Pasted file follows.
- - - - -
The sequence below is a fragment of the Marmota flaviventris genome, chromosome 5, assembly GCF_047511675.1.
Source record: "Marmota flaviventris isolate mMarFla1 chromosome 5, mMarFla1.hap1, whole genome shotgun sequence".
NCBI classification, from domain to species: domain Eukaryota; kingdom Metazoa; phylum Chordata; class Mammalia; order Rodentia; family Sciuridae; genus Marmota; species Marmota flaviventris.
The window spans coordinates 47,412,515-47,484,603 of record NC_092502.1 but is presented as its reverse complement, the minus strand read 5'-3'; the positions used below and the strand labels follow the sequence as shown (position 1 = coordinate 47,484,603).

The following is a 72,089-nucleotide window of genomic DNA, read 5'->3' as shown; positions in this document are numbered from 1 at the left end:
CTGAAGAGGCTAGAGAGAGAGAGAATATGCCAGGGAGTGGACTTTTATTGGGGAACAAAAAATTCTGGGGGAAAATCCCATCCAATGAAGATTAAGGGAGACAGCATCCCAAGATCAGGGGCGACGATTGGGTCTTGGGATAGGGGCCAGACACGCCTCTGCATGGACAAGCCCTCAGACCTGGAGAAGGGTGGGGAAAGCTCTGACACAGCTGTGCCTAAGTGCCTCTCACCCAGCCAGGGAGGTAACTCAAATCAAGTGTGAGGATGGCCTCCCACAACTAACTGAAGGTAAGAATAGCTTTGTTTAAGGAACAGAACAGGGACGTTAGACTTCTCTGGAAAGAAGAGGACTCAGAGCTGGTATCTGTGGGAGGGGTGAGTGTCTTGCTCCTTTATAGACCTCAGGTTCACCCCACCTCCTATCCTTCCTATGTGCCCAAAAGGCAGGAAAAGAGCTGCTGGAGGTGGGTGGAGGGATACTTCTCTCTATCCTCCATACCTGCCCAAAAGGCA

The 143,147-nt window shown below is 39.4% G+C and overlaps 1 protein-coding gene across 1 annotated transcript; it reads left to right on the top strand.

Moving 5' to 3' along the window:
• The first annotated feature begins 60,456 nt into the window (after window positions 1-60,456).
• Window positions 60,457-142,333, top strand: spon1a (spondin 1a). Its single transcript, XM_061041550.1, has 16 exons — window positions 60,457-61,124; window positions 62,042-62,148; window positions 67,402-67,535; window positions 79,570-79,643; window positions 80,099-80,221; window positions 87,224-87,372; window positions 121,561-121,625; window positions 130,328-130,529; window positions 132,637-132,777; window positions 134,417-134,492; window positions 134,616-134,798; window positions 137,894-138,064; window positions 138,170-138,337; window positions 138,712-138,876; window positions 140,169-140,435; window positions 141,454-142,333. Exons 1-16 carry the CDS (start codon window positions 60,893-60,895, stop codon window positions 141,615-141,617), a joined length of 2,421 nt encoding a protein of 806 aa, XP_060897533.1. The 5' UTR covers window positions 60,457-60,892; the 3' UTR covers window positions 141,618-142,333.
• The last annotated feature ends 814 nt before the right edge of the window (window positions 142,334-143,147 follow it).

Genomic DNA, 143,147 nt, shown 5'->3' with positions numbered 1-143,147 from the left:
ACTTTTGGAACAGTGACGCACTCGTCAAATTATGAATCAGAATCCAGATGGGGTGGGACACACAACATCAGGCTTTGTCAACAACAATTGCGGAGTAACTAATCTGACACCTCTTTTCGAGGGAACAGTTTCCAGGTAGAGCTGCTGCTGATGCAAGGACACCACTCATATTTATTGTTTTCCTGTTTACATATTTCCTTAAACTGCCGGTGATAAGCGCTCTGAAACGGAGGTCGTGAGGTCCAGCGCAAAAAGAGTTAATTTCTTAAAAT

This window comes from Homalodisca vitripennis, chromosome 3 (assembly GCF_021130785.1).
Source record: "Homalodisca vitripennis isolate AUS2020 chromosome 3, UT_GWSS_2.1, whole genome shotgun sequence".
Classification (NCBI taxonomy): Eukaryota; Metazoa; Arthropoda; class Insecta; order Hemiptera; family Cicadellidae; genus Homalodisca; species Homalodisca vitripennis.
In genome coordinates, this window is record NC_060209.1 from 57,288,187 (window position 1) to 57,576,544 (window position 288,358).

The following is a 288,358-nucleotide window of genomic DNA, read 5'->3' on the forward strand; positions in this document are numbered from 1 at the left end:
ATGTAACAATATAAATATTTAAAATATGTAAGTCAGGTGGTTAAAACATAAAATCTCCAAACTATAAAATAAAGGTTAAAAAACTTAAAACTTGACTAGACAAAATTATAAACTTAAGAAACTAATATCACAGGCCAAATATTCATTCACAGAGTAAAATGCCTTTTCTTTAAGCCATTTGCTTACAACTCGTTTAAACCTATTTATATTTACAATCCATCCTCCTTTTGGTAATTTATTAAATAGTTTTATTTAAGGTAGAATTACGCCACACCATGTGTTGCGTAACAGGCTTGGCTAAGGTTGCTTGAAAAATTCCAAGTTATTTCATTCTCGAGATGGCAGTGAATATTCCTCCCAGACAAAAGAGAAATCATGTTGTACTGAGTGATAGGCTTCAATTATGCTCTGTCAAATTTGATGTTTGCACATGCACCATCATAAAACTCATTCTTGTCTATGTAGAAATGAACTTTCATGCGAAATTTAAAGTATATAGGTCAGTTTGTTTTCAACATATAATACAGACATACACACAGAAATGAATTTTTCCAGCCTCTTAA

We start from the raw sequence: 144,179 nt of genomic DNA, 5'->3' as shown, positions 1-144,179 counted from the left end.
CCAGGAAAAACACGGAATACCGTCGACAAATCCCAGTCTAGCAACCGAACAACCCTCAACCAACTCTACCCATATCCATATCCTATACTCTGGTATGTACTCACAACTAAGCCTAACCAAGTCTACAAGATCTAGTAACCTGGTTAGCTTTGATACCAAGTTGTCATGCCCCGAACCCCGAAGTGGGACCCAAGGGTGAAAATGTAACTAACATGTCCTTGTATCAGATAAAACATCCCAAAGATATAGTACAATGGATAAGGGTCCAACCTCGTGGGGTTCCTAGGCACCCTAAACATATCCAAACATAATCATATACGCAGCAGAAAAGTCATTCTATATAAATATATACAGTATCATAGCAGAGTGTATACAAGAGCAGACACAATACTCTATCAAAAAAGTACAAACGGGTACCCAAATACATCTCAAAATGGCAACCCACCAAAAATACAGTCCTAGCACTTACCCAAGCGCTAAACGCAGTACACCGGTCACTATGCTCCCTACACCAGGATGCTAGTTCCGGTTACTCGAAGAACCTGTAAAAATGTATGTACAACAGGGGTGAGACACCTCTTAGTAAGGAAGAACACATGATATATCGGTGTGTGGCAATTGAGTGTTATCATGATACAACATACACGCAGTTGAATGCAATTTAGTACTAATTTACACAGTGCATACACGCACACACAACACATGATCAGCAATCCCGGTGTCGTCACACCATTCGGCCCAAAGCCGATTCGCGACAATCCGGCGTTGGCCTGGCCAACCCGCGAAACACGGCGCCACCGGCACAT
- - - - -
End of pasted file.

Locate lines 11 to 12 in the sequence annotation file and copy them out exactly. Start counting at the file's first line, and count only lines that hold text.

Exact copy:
• The last annotated feature ends 814 nt before the right edge of the window (window positions 142,334-143,147 follow it).

Genomic DNA, 143,147 nt, shown 5'->3' with positions numbered 1-143,147 from the left: